Engineering

Announcing Jemurai Security Automation

Matt Konda No Comments

Its been an exhilarating few weeks.  I had to remind myself to take a breath and blog today.

What’s new-ish is that, we have a core team working on a new platform for security automation.  It extends the work we’ve done with Glue and other ideas taken from a great sample of client consulting engagements.  Across all of those engagements it just never felt like any solution was complete or as intuitive as it should have been.  We were always bending rules to live in Jenkins or to write custom scripts to check things that maybe aren’t that unique.

I’ve tried to always remind my team:  get meta.  What’s the problem behind the problem?  That vuln isn’t the problem.  Its the SDLC that allows the vuln to be introduced and not reviewed or noticed that is the problem.

Frankly, as a team we all started to think that all the tooling we’re using for DevOps and Security Automation is all too opinionated.  None of it is at its root there to be the backbone of a flexible solution.  Usually the existing tooling is pushing you into a particular vendors security tool.

We don’t have a combination of a rich inventory, accessible through an API, combined with a flexible way to do things with source code, containers, live systems, clouds in an abstracted way that can be assembled to build a better security automation solution.  The opportunity presented itself to start working on it and as a team we couldn’t be more excited to be building the next generation of tooling.  We’ve got prototypes flying that look at this problem in a whole new way.

If you’re interested in hearing more, are struggling with security automation, or have ideas you want to share to help us, I would personally love to hear from you.  We’re also actively looking for beta testers.  Catch me at matt at the company domain dot com.

Impersonation Failures

Matt Konda No Comments

Several times in the last few weeks we have looked at applications that have significant issues with “impersonation” features.  What is impersonation?

an act of pretending to be another person for the purpose of entertainment or fraud.  (From Google)

In practice, impersonation is a feature that is commonly implemented to allow Customer Support to “see what the user sees”.  Typically, it involves the support user effectively logging in as the actual user.  As such, as a feature it can be invaluable.

It can also go quite wrong. 

We reviewed one application that allowed any user to impersonate any other user.  Only certain users should be able to perform impersonation.  This is an issue of authorization.  Rarely do we want regular users to be able to impersonate internal users.

It is almost a surprise if we see an application that has proper auditing around impersonation and actions during the impersonated session.

Things that should be auditable include:

  • When the impersonation started and who initiated it.
  • What actions were taken on behalf of the user by the impersonating user.
  • When the impersonation stopped.

Extending on auditing just a bit, it is generally advisable that logging facilities record both the acting user and the logged in user.  Imagine that Joe wants to impersonate Matt’s account to help troubleshoot an issue.  All of the actions he takes should show changes to Matt’s data but there should also be a record that Joe is the acting / impersonating user.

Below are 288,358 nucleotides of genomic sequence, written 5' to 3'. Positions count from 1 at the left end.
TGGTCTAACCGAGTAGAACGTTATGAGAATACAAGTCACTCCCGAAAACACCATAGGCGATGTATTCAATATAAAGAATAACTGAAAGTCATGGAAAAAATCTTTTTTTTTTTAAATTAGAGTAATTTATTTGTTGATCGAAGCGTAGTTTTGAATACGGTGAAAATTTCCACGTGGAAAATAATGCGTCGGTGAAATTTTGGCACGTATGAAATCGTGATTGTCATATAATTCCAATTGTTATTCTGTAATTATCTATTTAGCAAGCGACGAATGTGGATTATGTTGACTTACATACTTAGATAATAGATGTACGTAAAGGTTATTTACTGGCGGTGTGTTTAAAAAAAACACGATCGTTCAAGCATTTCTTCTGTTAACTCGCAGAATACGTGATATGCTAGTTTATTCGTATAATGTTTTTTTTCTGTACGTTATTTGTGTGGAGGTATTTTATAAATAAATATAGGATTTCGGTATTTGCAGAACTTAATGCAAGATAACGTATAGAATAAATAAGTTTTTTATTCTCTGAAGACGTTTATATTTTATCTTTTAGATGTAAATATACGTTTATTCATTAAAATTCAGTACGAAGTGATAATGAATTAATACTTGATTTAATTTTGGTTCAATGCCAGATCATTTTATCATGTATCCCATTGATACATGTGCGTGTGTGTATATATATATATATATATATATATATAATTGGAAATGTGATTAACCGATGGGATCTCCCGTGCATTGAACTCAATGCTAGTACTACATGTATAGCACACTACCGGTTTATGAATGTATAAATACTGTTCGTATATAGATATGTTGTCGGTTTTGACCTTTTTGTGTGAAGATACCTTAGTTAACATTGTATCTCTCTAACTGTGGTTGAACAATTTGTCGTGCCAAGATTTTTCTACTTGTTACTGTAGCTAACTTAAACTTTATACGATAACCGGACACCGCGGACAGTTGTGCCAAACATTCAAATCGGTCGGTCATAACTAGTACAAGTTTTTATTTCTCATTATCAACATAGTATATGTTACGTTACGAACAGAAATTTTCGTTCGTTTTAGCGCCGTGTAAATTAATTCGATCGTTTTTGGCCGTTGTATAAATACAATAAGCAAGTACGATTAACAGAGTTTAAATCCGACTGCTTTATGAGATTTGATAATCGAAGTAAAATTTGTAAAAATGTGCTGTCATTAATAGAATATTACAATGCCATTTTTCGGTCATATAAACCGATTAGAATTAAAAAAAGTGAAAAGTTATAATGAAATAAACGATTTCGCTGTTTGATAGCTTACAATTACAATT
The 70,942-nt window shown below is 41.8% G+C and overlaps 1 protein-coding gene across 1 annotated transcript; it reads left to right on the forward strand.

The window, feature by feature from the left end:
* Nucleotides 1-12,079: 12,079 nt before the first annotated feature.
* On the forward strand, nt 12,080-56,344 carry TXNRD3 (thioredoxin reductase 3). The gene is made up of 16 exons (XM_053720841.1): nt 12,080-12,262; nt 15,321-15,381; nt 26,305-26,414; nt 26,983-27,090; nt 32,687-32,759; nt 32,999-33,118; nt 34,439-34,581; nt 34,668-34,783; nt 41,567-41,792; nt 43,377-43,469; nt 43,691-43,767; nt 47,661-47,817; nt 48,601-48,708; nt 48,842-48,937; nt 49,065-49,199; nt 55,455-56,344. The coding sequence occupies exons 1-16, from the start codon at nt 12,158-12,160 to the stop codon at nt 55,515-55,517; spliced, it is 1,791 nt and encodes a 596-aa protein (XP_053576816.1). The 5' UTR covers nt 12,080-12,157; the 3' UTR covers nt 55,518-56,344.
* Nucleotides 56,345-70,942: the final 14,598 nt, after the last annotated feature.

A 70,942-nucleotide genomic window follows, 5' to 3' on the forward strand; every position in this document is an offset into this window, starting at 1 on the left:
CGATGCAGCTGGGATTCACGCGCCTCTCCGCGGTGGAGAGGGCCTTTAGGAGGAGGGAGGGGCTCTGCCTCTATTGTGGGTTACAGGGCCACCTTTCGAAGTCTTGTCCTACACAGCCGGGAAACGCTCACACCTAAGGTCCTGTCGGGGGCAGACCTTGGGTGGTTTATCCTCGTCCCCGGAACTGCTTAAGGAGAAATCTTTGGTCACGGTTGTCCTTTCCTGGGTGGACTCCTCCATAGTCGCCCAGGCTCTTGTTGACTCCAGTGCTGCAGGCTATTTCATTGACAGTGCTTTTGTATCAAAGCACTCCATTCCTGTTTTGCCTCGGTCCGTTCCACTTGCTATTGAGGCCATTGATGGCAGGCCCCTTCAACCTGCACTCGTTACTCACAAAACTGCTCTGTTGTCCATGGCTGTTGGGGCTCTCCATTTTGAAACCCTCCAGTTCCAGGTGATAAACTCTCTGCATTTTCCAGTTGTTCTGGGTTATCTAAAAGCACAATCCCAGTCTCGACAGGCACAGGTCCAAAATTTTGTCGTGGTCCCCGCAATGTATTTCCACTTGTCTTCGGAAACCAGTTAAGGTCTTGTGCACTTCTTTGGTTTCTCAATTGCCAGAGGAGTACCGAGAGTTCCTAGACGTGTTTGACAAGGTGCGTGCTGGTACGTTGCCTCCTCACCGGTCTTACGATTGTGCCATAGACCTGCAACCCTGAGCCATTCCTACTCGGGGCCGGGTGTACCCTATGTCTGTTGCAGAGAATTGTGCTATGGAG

This is also a good reminder that we often don’t need to show sensitive data, even to users themselves.  If we avoid showing specific sensitive data without an extra event (click), we can ensure that during impersonation sessions support personnel don’t see data that they don’t need to.

Another fail mode for impersonation is to have a common account with a “bypass” password, kind of like a shared super user for impersonation.  We’ve recently seen systems that allow users to get a bypass password/session and then do whatever they want without any audit trail as to what the users were looking at.  Using a shared user for this means that all of the audit trail will converge on a service account that we can’t now tie to a particular user.  It is always a good exercise to walk through negative abuse case scenarios and ensure that the information needed is being collected to make sense of them.

Let’s think about the risk model for a moment:

  • Malicious internal user wants to collect information from application users
  • Non-malicious internal user helps lots of people and ends up with their data on their system – then they become a victim of a phishing or other type of attack
  • Malicious external user can elevate privileges by assuming another identity

Since impersonation is a way to bypass authentication and authorization, it should receive significant scrutiny.  If you have impersonation code, it may be worth reviewing code to ensure that only the users that you want to do it can, and that when they do their actions are tracked.

Dependency Management for Developers

Matt Konda No Comments

I recently got asked about best practices for dependency management by an old colleague.  In response, I wrote the following which I realized might be useful to a broader audience.


So … things like github’s new notification on this have been automated via platforms like CodeClimate or via Jenkins internally at dev shops for a long time using tools such as:

  • Retire.js (JavaScript)
  • Bundler Audit (Ruby)
  • Safety Check (Python)
  • Dependency Check (Java)